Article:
Simon Calder: Sky marshals bring no comfort to a beleaguered industry

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"How do you get to be a millionaire?" Sir Richard Branson likes to ask. "Become a billionaire, then start an airline." The Virgin Atlantic chairman is one of very few people to have made a large sums of money in airlines, but this morning he must be pondering the cost of the Government's decision to deploy armed sky marshals on British jets.

Britain's civil aviation industry, at the end of a dismal year, has received yet another blow. At the start of 2003, the prospect of war with Iraq stifled sales to leisure and business travellers unwilling to commit at a time of global uncertainty. Asia was the one part of the world that appeared to be relatively unaffected, but the unexpected appearance of Sars caused bookings to the region to slump dramatically.

During the past few months, confidence among the travelling public has begun to rebuild. International passengers are flying in the same numbers as before 11 September 2001, albeit at substantially lower average fares. But the deployment of armed sky marshals on flights operated by UK airlines will cause yet more despondency.

One significant matter is that the sky marshal will occupy a seat that could otherwise be sold. Aircraft are flying with higher loads than ever, and are often full on major routes. Profit or loss on an average flight is often a matter of just a couple of seats.

Assuming the airlines will be expected to carry the sky marshal free of charge, there will be a direct impact on earnings.

But passenger anxiety is of greater concern for the airlines. Some prospective travellers will infer from the Government's announcement yesterday that there is a serious risk of an attempted hijack on British airlines, and switch to an overseas carrier, or decide not to travel at all. Even though the sky marshal will be unidentifiable, the knowledge that someone on board may be carrying a gun will scare off some potential passengers, fearing that a bullet could pierce the fuselage of an aircraft and precipitate depressurisation of the cabin.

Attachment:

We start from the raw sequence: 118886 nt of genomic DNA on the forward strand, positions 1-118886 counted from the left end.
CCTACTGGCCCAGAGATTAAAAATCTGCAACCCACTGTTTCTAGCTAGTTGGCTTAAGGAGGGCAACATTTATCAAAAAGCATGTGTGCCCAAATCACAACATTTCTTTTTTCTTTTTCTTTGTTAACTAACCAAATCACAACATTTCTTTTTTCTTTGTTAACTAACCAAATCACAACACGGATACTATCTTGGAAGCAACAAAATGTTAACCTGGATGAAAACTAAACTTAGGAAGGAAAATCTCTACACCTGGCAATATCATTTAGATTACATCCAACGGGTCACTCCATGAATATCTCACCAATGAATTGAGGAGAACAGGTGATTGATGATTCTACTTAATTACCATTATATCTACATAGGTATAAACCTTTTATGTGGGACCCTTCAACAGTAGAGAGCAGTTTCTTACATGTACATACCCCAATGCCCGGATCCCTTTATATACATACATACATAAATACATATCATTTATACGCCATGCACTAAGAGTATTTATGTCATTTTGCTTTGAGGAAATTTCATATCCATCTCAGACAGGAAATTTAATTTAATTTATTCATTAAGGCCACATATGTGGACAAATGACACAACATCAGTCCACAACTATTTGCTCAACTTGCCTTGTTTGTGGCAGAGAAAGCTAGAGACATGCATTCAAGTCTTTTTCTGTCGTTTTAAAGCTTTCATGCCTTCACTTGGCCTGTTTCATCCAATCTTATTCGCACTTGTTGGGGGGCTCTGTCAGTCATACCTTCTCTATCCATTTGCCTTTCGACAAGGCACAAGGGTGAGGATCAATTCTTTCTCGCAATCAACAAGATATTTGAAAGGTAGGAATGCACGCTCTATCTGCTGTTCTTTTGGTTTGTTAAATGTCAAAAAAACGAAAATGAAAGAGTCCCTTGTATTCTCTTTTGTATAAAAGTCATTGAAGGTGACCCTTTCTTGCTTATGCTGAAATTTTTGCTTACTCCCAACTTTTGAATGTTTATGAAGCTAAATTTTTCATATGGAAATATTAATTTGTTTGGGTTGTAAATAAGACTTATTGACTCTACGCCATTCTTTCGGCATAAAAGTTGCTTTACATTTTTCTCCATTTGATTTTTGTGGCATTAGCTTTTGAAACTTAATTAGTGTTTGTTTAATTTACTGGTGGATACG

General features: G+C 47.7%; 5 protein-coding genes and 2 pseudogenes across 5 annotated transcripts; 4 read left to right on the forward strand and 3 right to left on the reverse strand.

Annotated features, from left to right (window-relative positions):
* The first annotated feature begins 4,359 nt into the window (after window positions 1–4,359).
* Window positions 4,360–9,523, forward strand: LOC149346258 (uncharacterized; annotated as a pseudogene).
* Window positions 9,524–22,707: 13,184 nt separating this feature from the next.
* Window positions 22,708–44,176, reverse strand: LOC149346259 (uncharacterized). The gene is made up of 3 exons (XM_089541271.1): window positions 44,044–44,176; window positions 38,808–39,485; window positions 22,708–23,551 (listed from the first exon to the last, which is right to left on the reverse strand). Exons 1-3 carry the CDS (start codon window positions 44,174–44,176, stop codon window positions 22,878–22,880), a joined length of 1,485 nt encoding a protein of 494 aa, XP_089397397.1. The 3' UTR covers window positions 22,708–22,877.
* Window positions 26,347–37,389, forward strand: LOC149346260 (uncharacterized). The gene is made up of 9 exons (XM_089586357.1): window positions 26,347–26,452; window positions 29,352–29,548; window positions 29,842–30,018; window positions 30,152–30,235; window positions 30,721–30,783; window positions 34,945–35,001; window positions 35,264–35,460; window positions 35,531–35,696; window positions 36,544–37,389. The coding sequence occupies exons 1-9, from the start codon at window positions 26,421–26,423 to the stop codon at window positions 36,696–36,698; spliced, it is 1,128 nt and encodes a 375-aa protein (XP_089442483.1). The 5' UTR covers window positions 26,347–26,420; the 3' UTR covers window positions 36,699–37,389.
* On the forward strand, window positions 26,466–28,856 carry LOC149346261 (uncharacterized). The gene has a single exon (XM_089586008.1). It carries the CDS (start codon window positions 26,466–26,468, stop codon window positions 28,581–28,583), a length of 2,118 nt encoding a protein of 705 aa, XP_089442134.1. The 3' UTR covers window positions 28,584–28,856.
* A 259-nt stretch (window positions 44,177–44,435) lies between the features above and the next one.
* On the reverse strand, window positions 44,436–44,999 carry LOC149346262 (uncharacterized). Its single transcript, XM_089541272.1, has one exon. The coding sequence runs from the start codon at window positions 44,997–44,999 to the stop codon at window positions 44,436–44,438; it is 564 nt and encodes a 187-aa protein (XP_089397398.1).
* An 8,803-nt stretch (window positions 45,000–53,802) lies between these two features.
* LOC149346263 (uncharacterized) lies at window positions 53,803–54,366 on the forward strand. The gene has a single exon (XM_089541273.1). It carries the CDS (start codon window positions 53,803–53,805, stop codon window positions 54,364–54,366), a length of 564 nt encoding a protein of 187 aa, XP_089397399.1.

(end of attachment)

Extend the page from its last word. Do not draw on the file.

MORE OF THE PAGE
The typical easyJet flight from Edinburgh to Luton or Ryanair departure from Stansted to Dublin is unlikely to be carrying a marksman. But all UK airlines are likely to suffer as a result of heightened worries among customers.

The nature of the perceived threat that caused the Government to act is puzzling. All British airlines that fly to the US have spent heavily on installing reinforced cockpit doors. They have been required to do this to comply with new American rules designed to prevent a repeat of 11 September 2001, when terrorists overpowered flight crews to use civil aircraft as guided weapons.

Given that the flight deck is effectively sealed off from the cabin, the authorities may fear that some sort of outrage will be perpetrated by terrorists on the other passengers on board.

If the terrorists' aim is to disseminate fear and disrupt normal life, they will take comfort from this move. The more uncomfortable and stressful flying becomes, the deeper the impact on Britain's airlines and their staff.

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